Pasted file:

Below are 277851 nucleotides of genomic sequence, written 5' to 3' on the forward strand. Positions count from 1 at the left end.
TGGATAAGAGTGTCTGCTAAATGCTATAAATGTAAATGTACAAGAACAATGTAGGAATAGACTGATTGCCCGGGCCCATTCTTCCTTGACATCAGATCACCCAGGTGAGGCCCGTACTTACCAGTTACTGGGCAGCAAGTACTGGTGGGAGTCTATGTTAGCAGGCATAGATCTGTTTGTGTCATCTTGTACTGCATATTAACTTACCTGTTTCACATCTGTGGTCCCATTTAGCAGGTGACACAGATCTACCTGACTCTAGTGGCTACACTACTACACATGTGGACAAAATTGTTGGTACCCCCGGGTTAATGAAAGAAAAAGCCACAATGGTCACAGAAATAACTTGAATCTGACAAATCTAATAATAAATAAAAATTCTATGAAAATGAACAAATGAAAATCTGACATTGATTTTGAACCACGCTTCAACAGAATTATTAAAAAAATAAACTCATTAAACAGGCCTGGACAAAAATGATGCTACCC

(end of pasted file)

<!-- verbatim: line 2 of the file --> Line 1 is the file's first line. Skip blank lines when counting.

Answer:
TGGATAAGAGTGTCTGCTAAATGCTATAAATGTAAATGTACAAGAACAATGTAGGAATAGACTGATTGCCCGGGCCCATTCTTCCTTGACATCAGATCACCCAGGTGAGGCCCGTACTTACCAGTTACTGGGCAGCAAGTACTGGTGGGAGTCTATGTTAGCAGGCATAGATCTGTTTGTGTCATCTTGTACTGCATATTAACTTACCTGTTTCACATCTGTGGTCCCATTTAGCAGGTGACACAGATCTACCTGACTCTAGTGGCTACACTACTACACATGTGGACAAAATTGTTGGTACCCCCGGGTTAATGAAAGAAAAAGCCACAATGGTCACAGAAATAACTTGAATCTGACAAATCTAATAATAAATAAAAATTCTATGAAAATGAACAAATGAAAATCTGACATTGATTTTGAACCACGCTTCAACAGAATTATTAAAAAAATAAACTCATTAAACAGGCCTGGACAAAAATGATGCTACCC